Needless to say, there's a lot of wailing and gnashing of teeth from the business ideologists.
"That is pretty draconian; $500,000 is not a lot of money, particularly if there is no bonus," said James F. Reda, founder and managing director of James F. Reda & Associates, a compensation consulting firm . . . Mr. Reda said only a handful of big companies pay chief executives and other senior executives $500,000 or less in total compensation. He said such limits will make it hard for the companies to recruit and keep executives, most of whom could earn more money at other firms.Of course, one could ask why making $500,000 in 2009 would hurt Kenneth D. Lewis of Bank of America given that he "took home more than $20 million in 2007. " Of course, $500,000 might not be enough for Lewis if he treated his personal finances like he did the bank's and leveraged himself to the hilt.
I have to admit that I have limited sympathy for someone who can't manage himself on $20.5 million of income in three years.
It would also be interesting to see which big banks would hire Lewis for more than $500,000 given that practically all of them are taking TARP money and therefore subject to the same salary limitations.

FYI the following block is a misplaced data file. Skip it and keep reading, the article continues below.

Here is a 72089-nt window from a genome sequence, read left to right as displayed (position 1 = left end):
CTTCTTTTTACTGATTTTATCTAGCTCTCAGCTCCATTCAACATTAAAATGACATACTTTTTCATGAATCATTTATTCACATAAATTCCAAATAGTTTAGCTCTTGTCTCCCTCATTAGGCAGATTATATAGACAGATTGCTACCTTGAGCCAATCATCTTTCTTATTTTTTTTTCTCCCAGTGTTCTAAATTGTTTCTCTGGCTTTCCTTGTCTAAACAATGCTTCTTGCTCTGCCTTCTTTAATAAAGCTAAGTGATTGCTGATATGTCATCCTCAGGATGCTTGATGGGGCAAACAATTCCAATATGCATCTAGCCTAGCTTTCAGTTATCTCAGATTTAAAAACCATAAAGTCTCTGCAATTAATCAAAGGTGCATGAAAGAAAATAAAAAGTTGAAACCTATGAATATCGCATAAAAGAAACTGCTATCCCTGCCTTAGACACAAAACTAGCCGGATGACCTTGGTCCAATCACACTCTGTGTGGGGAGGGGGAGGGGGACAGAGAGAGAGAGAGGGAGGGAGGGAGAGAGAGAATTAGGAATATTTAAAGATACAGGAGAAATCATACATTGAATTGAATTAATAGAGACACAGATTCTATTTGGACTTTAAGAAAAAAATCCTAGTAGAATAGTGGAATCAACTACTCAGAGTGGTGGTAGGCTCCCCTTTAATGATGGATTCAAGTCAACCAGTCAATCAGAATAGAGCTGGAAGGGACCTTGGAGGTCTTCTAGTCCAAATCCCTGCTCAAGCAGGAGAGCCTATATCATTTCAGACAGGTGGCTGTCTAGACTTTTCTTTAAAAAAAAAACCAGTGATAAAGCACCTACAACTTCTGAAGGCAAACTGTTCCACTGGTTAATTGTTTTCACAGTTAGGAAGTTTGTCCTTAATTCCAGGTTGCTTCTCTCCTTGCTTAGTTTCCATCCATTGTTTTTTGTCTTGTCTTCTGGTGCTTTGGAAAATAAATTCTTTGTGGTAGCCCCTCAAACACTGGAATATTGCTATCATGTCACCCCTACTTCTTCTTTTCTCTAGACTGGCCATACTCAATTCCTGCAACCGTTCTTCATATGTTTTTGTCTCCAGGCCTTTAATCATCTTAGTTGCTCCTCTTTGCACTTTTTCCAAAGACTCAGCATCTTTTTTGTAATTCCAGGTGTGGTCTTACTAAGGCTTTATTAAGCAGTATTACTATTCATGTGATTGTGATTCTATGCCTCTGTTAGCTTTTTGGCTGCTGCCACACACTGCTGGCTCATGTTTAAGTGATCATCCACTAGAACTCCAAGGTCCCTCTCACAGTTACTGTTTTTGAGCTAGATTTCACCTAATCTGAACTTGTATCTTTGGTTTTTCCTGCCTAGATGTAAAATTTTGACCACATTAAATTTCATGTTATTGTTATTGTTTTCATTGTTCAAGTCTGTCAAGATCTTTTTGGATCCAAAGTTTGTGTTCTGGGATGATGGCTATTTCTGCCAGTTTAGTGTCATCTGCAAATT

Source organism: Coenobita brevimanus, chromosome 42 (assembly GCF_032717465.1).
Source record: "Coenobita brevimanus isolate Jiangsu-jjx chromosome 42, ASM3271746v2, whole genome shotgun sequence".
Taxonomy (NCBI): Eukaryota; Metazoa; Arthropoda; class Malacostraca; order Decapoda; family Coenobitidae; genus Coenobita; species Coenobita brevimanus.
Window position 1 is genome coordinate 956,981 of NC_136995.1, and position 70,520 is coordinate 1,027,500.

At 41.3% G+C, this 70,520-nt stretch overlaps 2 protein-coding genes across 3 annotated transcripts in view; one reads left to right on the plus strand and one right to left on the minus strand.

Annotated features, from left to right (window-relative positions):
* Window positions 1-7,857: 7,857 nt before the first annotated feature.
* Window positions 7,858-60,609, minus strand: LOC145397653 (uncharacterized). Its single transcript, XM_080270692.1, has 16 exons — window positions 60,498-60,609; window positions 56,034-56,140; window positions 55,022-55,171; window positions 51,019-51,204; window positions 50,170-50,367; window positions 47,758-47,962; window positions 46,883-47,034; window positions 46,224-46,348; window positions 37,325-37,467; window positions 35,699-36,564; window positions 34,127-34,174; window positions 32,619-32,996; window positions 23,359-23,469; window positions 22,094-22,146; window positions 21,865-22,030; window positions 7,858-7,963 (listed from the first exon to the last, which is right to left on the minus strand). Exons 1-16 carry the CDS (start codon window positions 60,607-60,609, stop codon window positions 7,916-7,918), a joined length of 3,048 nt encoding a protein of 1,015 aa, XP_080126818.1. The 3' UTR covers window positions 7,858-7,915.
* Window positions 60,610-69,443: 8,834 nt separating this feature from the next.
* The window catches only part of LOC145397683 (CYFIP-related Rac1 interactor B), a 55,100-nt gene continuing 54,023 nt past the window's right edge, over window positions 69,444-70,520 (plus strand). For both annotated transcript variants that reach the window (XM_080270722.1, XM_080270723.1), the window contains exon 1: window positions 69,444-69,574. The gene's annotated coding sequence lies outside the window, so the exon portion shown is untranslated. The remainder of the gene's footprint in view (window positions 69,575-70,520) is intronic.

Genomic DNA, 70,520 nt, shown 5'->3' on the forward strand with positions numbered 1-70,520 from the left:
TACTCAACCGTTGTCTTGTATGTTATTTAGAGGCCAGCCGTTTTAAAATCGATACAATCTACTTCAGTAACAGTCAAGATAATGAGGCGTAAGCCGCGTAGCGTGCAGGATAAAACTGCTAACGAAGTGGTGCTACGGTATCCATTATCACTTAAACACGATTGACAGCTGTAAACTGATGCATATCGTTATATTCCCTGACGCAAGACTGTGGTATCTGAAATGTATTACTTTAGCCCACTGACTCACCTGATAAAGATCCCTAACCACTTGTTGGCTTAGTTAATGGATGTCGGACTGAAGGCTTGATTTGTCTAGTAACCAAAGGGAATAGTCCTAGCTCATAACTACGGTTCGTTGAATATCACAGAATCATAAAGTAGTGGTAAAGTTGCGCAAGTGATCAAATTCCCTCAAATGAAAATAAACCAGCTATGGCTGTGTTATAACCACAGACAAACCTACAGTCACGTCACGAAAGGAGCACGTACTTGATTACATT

In the same way, the Times article mentions that Rick Waggoner of GM made $1.6 mill in 2007 and therefore would have to take a 66% salary cut.
Given the enormity of GM's losses that's hardly unreasonable.
But let's say that Waggoner just can't do with less than $1.5 million. What company would he go to as an alternative--Chrysler, Ford.
I don't think so.
What about Toyota? Toyota is the biggest car company in the world. Well, Toyota CEO Katsuaki Watanabi made $900,000 in 2007 for a company that did a hell of a lot better than General Motors with Waggoner making almost 15 times Watanabi's salary.
And Watanabi is in line for a salary cut this year after Toyota lost money.
It doesn't seem that big business in Japan is as eager to reward failure as business in the U. S.
I'm glad to see Obama do this. If the American financial sector is going to survive, it needs to get out of the super-speculative, get filthy rich, lord of the universe mentality.
Being forced to subsist on $500,000 a year will help encourage financial executives to develop another mind-set.